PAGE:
Tag Archives: Arthouse

APOCRYPHA CANDIDATE: LET THE CORPSES TAN (2017)

Laissez bronzer les cadavres

DIRECTED BY: ,

FEATURING: Elina Löwensohn, Stéphane Ferrara, Michelangelo Marchese, Hervé Sogne, Dorylia Calmel, Marc Barbé

PLOT: After hitchhikers interrupt an otherwise precision gold heist, the thieves find themselves pinned down in a sex artist’s derelict haunt by an out-gunned but tenacious motorcycle cop.

WHY IT MIGHT MAKE THE LIST: During the first half I felt inclined to write this one off as an overstylized Frenchy heist-Western. Then I realized two things: a rather strange undercurrent kept bobbing to the surface throughout, and “overstylized Frenchy heist-Westerns” are very few and far between.

COMMENTS: There must be an archetype to explain the character of Luce (Elina Löwensohn), a sex-goddess artiste fighting to her last smoky breath against law, society, and age. Her coastal hideaway reflects her mind: grandiose but crumbling, free but tortured, joyous but destructive. This setting is the anchor for machinations involving a gang of hard men, a scumbag lawyer, a drunken novelist, and two determined law enforcers. Let the Corpses Tan sets off a precision-rigged narrative bomb within the confines of an evil ant-farm.

At Luce’s dilapidated estate, a mountaintop retreat for various decadents, a gaggle of toughs has assembled to commit a daring robbery. The execution of Rhino’s (Stéphane Ferrara) plan goes like clockwork, with gunshots punctuating the passing of time. His young driver keeps the gas pedal to the floor, swerving the intricate route away from the armored car, now relieved of its 250 kilos of gold, as he nervously watches the clock. Up the hill, a burnt-out writer (Marc Barbé) attempts to sleep off his eternal hangover; on the road down the hill, the driver nearly crashes into a young woman. She is the nanny of the writer’s son, who has been brought with his mother to find the reclusive novelist. The few seconds the crooks could spare are taken up collecting the trio before zig-zagging back. The authorities are soon on the lookout for the missing persons and the missing gold. Before you can say “existentialist ennui,” two no-nonsense motorcycle cops ascend upon the villa and things start going very badly for everyone. Except Luce. She can’t get enough of this deadly violence and frantic backstabbing.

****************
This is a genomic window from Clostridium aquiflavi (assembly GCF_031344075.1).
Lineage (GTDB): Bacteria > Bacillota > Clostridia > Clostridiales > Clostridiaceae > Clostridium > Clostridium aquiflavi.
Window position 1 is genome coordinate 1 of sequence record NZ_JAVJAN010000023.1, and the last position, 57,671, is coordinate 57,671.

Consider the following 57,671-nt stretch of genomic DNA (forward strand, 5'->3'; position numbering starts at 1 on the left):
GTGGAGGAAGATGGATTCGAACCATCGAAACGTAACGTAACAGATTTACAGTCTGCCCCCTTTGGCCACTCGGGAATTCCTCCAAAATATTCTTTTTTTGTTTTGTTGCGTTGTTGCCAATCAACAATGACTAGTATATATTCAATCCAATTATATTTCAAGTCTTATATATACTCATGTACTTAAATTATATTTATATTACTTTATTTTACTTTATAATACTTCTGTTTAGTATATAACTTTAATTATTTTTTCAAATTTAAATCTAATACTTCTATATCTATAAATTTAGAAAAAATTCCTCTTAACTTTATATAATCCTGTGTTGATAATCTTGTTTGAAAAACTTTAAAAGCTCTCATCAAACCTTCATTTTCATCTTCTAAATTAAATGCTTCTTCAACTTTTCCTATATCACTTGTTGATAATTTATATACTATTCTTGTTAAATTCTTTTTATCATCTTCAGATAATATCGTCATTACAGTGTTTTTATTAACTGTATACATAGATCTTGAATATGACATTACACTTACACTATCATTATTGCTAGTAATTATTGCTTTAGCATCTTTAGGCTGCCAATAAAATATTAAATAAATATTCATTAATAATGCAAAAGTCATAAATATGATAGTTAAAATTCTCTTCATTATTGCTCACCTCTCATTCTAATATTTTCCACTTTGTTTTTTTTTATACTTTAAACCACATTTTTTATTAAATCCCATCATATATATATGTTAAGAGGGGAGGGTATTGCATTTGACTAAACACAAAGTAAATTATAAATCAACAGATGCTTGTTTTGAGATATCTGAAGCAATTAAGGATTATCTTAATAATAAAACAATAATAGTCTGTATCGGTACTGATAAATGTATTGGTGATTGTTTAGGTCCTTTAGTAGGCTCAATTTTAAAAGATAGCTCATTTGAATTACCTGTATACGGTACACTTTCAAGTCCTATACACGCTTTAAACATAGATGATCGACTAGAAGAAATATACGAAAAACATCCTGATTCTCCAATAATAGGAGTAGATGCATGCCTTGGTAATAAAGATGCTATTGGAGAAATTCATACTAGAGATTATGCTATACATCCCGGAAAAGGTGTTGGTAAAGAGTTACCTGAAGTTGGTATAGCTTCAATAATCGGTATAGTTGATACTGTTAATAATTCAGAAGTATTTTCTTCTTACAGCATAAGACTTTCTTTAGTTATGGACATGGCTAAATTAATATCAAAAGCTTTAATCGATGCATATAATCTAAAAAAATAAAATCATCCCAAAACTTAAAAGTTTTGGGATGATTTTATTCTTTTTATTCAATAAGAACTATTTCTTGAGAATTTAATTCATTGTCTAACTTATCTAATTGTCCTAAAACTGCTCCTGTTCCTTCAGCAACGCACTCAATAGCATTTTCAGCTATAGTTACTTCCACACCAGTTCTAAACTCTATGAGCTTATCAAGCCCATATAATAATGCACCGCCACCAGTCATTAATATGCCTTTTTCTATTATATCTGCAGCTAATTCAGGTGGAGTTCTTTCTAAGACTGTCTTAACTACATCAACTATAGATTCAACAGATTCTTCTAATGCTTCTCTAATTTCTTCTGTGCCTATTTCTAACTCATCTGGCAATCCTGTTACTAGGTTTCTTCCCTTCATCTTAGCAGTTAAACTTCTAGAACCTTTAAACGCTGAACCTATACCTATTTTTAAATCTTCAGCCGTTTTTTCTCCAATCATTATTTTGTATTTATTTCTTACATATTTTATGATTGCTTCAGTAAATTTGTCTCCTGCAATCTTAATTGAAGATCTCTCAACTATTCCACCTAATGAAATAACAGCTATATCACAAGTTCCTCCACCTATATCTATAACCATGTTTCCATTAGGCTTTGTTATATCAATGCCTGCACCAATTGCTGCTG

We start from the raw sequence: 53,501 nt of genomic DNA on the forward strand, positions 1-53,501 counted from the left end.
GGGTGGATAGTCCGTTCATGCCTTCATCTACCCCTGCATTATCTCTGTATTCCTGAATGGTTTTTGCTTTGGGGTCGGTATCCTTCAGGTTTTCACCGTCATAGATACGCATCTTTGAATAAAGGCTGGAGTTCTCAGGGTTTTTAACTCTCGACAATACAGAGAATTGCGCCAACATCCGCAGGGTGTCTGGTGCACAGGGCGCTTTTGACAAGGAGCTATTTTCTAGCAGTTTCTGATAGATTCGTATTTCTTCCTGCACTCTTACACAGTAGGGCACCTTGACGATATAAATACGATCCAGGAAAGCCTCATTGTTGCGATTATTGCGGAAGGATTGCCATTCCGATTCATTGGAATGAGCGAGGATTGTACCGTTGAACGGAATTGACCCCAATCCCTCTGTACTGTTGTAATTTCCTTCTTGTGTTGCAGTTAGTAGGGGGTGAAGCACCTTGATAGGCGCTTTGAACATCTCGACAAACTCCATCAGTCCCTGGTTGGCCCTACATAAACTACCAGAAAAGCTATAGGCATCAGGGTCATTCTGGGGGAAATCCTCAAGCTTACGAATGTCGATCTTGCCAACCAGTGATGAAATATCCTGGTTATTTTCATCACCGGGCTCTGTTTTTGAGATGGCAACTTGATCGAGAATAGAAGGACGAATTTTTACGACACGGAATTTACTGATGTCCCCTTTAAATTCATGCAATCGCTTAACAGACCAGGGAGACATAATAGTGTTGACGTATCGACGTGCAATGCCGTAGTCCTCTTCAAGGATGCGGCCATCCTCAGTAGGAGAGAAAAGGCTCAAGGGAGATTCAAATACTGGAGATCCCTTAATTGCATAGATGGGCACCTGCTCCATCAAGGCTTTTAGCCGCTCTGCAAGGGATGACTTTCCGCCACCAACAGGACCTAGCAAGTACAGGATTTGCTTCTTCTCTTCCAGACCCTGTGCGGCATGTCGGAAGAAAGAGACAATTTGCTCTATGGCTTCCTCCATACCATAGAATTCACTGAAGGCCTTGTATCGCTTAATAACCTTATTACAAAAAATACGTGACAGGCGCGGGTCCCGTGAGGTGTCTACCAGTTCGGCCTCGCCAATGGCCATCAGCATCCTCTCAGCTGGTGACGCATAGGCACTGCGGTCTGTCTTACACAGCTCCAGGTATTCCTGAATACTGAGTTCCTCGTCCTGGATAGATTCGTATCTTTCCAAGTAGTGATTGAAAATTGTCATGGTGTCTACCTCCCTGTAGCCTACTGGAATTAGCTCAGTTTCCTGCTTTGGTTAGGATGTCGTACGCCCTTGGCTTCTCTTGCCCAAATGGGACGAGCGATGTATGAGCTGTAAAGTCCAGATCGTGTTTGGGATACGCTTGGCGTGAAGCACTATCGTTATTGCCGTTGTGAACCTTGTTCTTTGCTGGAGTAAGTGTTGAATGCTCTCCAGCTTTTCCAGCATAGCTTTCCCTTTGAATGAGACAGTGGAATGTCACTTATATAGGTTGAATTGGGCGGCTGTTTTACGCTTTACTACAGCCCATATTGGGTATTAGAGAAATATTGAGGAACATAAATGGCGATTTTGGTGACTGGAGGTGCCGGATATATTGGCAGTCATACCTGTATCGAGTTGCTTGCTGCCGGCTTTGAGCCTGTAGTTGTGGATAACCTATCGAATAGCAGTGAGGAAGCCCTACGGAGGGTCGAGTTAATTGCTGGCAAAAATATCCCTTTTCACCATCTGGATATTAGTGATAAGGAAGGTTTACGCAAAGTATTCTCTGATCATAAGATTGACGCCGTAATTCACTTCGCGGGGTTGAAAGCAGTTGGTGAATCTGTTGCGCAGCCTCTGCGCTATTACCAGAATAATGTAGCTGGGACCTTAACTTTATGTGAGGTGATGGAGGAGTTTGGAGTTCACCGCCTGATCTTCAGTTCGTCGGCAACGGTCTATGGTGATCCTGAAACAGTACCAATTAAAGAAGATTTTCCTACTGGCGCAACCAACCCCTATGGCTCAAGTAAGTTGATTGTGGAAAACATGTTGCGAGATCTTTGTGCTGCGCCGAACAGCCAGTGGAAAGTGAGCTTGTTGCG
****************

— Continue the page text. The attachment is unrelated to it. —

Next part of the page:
This movie feels wrenched from the 1970s, complete with vintage Ennio Morricone score, but reprocessed in a Cuisinart. Intertitles appear throughout, simultaneously grounding viewers with demarcations of the exact minute of the action while disorienting them by shunting between all the characters as they travel madly like ants around the ancient monastery in which the cops and robbers find themselves holed up. This motif is made explicit with a series of ant-covered aerial shots of the clutch of ruins. The resulting effect is a neo-pagan feel, itself established further with a series of flashbacks to the days when these grounds were used for some very personal performance art on the part of the endlessly drinking, smoking, and often-topless Luce. Flashbacks show the many explicit rites (lustful, shadowy acolytes and lactation-inducing bondage, among other things) that cemented Luce’s psyche to the very grounds the characters find themselves trapped upon.

Let the Corpses Tan is a gloriously explosive ratatouille-Western that immediately captures the viewer’s attention with hectic editing and smirking heartlessness. Assembling all the best elements from arthouse and grindhouse, Cattet and Forzani blast a Frenchy shot across cinema’s bow as they stand by, taking a drag on a cigarette. Watching it is akin to watching your philosophy seminar turn into a bullet-riddled hostage crisis.

WHAT THE CRITICS SAY:

“It’s a profoundly weird film but hypnotic nonetheless. – Mark Medley, Toronto Globe and Mail (festival screening)

LIST CANDIDATE: THE WILD BOYS (2017)